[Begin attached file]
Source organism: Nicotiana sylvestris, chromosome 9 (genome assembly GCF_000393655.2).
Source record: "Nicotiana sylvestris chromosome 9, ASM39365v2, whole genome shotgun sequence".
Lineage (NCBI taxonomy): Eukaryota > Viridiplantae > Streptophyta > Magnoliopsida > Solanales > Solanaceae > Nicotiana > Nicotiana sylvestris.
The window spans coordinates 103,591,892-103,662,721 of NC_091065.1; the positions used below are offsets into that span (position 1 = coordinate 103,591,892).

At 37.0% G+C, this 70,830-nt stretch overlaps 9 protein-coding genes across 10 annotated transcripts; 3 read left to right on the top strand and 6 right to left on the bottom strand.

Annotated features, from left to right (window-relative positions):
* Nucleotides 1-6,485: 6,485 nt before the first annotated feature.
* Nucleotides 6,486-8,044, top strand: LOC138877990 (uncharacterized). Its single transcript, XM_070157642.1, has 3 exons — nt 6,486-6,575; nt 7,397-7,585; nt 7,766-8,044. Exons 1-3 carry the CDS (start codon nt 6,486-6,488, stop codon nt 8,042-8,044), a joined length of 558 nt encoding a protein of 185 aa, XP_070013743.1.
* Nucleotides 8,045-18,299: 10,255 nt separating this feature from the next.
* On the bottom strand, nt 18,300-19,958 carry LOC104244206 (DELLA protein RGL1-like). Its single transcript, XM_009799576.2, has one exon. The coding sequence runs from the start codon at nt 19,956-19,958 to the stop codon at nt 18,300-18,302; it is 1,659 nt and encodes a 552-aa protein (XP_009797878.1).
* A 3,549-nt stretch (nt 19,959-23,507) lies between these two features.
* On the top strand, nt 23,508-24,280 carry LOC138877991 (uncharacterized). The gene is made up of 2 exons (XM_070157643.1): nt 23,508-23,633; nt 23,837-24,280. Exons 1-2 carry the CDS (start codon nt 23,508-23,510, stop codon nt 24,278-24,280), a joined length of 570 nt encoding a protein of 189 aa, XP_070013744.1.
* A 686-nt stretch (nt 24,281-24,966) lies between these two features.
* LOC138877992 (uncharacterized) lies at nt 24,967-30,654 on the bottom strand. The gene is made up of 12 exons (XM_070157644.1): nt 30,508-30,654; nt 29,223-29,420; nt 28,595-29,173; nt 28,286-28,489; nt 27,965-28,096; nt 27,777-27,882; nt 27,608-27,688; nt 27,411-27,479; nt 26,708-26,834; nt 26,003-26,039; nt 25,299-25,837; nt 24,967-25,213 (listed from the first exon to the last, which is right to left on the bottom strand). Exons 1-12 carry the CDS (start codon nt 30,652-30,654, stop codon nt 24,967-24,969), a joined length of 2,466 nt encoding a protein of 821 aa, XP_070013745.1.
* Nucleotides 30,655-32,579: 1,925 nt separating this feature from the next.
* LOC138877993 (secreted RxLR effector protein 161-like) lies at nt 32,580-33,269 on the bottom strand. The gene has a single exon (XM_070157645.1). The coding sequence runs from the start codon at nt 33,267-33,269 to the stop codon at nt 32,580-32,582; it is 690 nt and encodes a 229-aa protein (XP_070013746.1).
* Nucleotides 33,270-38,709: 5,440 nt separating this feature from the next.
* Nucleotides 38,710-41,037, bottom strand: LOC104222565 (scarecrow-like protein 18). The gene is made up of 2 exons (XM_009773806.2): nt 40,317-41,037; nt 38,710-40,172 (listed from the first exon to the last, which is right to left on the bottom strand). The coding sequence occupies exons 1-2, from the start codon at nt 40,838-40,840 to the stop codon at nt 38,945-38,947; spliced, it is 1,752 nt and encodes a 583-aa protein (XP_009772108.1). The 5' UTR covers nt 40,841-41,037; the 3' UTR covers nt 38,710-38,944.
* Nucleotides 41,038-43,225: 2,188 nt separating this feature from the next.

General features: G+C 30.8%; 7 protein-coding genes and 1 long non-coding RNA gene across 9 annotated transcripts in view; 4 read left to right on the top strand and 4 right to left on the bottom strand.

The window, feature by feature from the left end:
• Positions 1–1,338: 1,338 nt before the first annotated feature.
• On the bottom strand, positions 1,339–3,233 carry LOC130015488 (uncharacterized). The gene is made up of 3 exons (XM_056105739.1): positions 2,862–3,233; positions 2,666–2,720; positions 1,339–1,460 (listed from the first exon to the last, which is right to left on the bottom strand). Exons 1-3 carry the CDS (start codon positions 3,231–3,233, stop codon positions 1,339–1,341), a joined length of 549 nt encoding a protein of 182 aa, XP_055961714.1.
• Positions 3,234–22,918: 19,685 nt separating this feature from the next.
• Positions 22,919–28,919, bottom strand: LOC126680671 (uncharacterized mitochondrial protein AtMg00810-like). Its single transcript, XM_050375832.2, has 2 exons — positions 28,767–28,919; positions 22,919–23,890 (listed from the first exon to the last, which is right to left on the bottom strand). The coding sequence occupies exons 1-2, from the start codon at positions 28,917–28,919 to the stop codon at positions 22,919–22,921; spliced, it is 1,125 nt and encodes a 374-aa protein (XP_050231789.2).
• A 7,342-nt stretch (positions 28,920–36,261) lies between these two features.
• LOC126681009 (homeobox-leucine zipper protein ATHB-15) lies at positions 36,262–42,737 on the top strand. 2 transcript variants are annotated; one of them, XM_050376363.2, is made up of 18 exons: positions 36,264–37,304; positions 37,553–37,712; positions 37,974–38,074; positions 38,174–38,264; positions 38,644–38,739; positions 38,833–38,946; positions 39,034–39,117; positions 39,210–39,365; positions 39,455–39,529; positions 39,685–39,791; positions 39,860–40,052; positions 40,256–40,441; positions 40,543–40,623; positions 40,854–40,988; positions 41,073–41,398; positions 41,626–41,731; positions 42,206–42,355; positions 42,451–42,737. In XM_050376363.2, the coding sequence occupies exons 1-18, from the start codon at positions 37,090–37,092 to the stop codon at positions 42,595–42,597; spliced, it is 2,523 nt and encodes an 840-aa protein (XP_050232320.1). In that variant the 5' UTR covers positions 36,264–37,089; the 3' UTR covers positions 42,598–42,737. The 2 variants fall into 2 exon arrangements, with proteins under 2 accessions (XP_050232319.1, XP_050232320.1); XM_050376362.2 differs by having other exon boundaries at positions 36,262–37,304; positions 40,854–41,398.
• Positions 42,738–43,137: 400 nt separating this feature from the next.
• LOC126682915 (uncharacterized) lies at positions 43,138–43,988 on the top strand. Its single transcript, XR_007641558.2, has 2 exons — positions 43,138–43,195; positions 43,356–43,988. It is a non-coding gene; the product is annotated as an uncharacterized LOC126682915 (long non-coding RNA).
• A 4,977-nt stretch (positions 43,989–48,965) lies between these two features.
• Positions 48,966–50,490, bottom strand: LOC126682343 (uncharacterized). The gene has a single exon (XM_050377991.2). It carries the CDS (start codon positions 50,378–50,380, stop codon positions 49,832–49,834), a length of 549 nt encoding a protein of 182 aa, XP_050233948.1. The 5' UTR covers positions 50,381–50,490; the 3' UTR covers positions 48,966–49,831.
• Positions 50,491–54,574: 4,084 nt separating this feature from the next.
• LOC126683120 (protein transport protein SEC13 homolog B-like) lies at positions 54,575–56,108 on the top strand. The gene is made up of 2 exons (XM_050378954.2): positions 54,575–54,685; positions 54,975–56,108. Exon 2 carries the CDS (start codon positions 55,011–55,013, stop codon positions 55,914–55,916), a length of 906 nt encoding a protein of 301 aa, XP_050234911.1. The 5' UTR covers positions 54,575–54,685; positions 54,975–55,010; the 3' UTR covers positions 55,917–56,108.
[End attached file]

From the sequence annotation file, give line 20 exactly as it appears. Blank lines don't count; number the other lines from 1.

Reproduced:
General features: G+C 30.8%; 7 protein-coding genes and 1 long non-coding RNA gene across 9 annotated transcripts in view; 4 read left to right on the top strand and 4 right to left on the bottom strand.